7  Poverty, cruelty rise, level of social awareness  Political action is taken, Acts, U.S. Congress.  The 1935 Social Security Act  1946 Mental Health Act  1964 Civil Rights Act  1965 Medicare Act  1990 Americans with Disabilities Act  2010 Affordable Care Act (http://www.nih.gov/about/almanac/historical/legislative_chronology.htm)

8  Florence Nightingale (1850’s), Environment, British Army, Educational Reform  Clara Barton (1881), Founded USA Red Cross  Lillian Wald,(1893), Founded Public Health Nursing  Diane Carlson Evans (1993), Vietnam Women’s Memorial  Karen Daley (2000), Needle-Stick Prevention and Safety Act

9 Lillian Wald,(1893) Public Health Nursing Diane Carlson Evans (1993) Vietnam Women’s Memorial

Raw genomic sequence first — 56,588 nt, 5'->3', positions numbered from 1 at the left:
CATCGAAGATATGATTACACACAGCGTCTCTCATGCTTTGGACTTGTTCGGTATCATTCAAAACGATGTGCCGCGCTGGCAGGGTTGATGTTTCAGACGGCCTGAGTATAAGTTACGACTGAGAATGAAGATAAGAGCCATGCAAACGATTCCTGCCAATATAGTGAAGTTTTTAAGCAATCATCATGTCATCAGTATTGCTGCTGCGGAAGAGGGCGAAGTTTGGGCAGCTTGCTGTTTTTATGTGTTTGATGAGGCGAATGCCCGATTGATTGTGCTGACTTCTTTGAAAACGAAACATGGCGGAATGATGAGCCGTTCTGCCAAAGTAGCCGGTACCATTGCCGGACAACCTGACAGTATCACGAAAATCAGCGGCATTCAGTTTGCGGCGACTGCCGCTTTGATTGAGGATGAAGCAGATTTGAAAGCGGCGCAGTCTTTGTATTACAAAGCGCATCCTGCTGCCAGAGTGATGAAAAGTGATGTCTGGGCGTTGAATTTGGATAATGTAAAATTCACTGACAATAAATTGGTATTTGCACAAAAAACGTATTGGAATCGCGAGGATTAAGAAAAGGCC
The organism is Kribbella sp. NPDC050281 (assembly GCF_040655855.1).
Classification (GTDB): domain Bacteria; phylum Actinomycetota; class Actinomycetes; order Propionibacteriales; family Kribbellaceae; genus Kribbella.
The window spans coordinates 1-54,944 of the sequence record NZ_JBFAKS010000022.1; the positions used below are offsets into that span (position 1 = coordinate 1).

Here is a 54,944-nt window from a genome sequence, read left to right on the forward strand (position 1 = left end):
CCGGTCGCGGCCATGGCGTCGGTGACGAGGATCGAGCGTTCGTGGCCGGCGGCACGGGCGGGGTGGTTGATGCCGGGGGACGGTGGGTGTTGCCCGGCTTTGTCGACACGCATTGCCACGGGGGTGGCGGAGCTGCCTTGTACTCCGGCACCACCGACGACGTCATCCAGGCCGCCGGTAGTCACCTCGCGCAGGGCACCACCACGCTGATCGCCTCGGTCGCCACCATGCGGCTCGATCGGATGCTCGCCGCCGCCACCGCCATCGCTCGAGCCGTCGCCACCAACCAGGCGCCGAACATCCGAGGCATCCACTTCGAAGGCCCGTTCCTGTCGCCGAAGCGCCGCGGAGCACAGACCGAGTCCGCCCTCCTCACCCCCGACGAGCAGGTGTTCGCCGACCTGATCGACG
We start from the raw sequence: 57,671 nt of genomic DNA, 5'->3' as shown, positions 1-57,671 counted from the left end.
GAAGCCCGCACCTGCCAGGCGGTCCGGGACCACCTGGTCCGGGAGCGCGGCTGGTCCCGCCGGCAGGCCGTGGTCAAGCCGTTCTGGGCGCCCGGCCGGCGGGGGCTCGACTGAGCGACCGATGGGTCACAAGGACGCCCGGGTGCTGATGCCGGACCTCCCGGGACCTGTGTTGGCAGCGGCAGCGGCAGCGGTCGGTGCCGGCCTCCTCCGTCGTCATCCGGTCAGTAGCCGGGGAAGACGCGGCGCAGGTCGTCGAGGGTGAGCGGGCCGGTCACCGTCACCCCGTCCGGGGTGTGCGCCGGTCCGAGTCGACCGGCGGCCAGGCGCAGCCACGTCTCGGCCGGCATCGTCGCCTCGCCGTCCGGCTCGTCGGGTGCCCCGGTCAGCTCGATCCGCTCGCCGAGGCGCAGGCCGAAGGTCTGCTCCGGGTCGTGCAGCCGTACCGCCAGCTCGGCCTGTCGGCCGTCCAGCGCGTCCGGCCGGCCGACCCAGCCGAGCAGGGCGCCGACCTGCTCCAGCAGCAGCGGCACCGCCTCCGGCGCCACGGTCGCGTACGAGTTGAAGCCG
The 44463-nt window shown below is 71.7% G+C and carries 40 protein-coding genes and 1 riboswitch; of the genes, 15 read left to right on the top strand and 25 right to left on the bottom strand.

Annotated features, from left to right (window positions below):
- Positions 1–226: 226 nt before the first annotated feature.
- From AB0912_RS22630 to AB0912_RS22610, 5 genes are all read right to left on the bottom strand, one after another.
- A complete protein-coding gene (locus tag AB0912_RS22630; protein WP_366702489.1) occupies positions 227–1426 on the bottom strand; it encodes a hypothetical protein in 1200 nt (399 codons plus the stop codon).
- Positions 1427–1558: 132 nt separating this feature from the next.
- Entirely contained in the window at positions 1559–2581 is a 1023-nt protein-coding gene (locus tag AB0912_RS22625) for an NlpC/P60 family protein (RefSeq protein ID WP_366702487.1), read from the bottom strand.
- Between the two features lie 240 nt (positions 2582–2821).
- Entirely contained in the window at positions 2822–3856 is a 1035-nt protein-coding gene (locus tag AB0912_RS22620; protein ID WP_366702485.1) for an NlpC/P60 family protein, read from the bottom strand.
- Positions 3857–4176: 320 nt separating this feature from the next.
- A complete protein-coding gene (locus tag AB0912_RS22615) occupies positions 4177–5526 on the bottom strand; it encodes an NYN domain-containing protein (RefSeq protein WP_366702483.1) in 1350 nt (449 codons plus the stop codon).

10 Spanish American War Nursing Memorial Arlington Cemetery Civil War Nursing Memorial Dupont Circle Washington D.C.

11  U.S. Healthcare System in Crisis  2012, U.S. will spend $2.8 trillion  Cost of healthcare is unsustainable  Environment ↑ complex, inefficient, stressful  Waste $750 billion/year  Plan: Best Care at Lowest Cost  Do more, with less $, increase efficiency (IOM, 2012)

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14  ~15% of hospital patients still being harmed  20% discharged elderly patients readmitted, 30 days  Nurses spend 30% time, direct patient care (IOM, 2012)

15  “ When we are hospitalized, in a nursing home, managing a chronic illness, nurses are the ones we will encounter, spend most time, be dependent upon.” (Keeping Patients Safe, IOM,2004)  Gallup Poll 2011, 12th time/13 years, Nurses #1, ethics and honesty  Nurses full partners, with physicians, health care professionals, redesign health care in U.S. (IOM, 2008)  Opinion leaders, 90% want nurses to improve quality, safety, reduce medical errors (GallupPoll,2010)